Euro zone inflation plunged more than expected to a 26-month low in December, the European Union's statistics office said on Tuesday, raising expectations of another European Central Bank interest rate cut next week.
Inflation in the 15 countries using the euro in December was 1.6 percent year-on-year, Eurostat estimated, down from 2.1 percent in November and well below the ECB target of just under 2 percent.
Economists polled by Reuters had expected a decline to 1.8 percent.
The estimate does not contain a monthly figure or a detailed breakdown, but economists said the fall stemmed mainly from a sharp drop in oil prices compared to the same period of 2007.
The ECB meets to discuss rates on Jan. 15.
Markets have largely priced in a 50 basis point cut, with some investors betting on a 75 basis point move after the last such reduction in December.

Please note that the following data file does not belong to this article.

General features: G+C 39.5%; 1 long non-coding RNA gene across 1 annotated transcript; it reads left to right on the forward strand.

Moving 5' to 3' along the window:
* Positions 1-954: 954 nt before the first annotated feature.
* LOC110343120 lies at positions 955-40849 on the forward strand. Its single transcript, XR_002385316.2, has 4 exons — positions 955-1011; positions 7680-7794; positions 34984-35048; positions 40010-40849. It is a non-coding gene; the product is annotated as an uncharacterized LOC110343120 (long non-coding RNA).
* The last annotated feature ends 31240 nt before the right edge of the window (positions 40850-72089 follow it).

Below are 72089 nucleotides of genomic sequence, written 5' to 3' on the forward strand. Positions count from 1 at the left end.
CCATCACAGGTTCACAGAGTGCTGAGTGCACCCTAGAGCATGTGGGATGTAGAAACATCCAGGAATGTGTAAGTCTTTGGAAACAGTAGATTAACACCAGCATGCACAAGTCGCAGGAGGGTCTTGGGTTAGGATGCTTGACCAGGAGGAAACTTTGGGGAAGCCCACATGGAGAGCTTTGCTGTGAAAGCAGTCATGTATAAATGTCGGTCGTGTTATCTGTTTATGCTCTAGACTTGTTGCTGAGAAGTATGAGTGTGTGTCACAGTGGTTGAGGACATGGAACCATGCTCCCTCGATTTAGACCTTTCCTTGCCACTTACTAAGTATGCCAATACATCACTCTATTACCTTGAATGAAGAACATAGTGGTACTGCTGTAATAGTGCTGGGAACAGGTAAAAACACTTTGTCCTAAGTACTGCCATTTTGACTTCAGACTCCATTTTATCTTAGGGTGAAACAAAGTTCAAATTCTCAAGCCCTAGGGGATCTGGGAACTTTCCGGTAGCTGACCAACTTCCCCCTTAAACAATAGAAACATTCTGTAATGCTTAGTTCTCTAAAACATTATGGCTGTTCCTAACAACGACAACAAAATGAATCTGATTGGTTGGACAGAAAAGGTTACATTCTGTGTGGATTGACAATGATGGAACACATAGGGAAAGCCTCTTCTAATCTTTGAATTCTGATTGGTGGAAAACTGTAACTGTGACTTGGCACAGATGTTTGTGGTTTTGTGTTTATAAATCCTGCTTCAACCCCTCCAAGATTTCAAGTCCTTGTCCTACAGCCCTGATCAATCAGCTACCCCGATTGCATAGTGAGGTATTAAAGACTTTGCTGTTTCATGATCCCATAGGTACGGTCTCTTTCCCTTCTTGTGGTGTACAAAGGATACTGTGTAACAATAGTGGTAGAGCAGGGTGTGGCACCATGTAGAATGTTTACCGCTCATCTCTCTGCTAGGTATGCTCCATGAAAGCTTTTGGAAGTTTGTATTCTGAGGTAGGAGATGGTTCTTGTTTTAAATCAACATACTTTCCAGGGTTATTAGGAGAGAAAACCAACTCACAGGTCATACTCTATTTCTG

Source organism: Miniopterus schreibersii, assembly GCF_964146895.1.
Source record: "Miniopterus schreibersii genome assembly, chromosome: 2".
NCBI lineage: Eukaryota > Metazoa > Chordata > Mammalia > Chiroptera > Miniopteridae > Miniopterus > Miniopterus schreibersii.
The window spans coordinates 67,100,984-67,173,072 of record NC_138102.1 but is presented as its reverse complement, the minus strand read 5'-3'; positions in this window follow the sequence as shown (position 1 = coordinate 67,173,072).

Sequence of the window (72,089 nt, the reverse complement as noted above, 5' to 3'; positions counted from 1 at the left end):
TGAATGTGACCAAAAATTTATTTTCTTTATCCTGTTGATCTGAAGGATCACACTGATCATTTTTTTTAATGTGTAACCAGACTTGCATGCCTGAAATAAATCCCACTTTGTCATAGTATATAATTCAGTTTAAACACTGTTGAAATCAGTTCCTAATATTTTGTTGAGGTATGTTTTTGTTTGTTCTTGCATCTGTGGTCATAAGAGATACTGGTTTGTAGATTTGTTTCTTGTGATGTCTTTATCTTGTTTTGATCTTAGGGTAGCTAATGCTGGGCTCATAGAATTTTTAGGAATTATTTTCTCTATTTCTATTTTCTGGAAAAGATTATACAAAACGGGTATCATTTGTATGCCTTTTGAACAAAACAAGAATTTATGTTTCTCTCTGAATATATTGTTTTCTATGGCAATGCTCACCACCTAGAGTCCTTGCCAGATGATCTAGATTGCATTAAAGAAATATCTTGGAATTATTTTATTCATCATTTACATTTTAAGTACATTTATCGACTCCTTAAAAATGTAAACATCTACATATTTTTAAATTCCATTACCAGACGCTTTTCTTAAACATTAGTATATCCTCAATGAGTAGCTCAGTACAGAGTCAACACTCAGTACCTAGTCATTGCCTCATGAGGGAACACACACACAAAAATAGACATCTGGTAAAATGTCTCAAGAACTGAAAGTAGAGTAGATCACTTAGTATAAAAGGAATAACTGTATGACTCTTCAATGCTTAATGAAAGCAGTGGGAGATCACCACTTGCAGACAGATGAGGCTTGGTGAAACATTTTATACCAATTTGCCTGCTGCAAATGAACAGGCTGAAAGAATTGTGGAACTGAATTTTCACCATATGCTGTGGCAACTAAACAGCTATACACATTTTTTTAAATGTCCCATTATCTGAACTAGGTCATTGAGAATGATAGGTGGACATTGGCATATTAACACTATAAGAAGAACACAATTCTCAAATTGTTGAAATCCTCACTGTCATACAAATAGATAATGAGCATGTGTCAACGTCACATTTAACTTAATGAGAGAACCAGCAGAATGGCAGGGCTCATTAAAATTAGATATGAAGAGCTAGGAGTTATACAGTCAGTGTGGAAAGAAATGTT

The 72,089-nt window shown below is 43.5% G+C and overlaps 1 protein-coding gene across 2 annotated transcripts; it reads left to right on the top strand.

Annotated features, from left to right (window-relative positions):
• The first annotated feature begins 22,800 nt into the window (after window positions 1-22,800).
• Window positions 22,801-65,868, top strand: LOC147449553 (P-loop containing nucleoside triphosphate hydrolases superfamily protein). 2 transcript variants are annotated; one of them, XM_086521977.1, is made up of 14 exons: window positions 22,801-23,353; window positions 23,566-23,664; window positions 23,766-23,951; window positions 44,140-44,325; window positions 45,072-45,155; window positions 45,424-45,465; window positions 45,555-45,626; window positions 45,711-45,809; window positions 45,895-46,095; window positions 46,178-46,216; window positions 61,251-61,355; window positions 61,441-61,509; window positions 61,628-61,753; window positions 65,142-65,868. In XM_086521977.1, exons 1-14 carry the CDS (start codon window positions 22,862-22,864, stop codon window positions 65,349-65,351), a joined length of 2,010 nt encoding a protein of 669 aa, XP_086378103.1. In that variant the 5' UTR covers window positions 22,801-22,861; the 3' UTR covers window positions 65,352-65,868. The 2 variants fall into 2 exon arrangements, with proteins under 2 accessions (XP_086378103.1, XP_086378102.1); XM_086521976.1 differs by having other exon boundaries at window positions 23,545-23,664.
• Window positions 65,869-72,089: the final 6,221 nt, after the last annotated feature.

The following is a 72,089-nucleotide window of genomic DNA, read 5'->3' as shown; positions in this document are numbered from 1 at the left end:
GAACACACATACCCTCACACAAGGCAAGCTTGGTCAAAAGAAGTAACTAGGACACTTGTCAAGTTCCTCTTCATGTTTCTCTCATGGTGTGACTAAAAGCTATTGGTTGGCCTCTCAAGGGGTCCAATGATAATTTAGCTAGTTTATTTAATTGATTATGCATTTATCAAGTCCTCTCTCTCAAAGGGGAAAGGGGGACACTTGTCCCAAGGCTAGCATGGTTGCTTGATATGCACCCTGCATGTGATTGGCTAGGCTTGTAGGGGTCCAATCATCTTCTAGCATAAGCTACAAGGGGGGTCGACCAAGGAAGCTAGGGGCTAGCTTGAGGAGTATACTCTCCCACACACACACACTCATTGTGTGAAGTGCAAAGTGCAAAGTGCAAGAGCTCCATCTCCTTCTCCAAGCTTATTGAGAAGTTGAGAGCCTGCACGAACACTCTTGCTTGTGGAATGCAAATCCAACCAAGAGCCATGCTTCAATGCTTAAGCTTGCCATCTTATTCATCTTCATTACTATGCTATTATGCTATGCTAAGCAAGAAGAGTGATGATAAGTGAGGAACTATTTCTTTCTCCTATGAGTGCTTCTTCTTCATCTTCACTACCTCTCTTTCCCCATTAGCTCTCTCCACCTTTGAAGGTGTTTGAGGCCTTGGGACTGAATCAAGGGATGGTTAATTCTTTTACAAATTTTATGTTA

The bank has cut rates by 175 basis points to 2.5 percent since October as inflation decelerated rapidly from a July peak of 4.0 percent along with a sharply slowing economy and falling oil prices.
ECB President Jean-Claude Trichet has declined to give any firm indication on whether bets are justified, although ECB Governing Council member Vitor Constancio said the bank would respond with more rate cuts to keep inflation from falling too much below the target.
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